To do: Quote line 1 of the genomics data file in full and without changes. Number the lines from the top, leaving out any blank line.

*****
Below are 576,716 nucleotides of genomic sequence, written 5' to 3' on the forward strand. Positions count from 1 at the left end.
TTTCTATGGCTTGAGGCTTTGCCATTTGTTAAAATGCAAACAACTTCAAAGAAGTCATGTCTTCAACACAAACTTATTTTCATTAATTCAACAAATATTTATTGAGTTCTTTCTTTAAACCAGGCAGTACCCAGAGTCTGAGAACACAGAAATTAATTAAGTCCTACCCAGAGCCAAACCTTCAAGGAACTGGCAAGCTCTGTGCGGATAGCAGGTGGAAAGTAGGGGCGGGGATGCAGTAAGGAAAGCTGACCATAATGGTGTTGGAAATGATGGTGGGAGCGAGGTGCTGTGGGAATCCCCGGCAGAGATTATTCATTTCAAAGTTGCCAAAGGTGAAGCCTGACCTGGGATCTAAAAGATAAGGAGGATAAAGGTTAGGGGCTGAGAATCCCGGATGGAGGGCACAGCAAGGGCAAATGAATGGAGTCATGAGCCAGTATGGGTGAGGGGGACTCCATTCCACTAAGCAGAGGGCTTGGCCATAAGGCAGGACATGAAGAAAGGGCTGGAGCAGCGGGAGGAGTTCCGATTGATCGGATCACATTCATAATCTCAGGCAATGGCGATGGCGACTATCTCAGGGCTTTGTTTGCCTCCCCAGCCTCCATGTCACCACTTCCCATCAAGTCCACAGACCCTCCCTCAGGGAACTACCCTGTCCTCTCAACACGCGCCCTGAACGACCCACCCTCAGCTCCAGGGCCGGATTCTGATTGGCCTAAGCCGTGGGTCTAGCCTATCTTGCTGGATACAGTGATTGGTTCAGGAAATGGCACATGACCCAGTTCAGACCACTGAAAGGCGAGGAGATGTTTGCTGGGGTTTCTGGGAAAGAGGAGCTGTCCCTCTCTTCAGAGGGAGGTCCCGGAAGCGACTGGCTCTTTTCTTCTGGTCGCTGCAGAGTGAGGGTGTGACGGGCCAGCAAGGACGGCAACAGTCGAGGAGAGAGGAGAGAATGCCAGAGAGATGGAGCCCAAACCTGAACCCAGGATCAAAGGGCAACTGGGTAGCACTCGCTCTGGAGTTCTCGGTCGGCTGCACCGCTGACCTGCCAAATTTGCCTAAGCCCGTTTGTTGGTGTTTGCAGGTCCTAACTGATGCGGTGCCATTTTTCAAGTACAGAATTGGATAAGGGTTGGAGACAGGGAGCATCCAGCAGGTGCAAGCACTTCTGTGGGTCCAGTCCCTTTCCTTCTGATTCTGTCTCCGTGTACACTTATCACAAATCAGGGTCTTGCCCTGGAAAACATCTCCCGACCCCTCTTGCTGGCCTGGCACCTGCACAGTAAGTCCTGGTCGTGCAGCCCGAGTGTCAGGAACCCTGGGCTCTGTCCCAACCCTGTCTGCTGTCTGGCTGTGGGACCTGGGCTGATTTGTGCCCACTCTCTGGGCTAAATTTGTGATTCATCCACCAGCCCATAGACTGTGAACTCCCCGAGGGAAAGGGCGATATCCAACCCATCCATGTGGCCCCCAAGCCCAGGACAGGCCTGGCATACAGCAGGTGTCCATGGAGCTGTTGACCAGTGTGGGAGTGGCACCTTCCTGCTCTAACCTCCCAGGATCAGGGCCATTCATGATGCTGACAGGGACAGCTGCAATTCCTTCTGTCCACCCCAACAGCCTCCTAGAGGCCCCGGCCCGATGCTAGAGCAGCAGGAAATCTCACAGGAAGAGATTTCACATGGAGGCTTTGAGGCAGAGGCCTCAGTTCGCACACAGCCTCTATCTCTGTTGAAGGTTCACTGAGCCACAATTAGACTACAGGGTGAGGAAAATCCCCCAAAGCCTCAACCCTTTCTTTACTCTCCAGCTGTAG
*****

Below are 576,716 nucleotides of genomic sequence, written 5' to 3' on the forward strand. Positions count from 1 at the left end.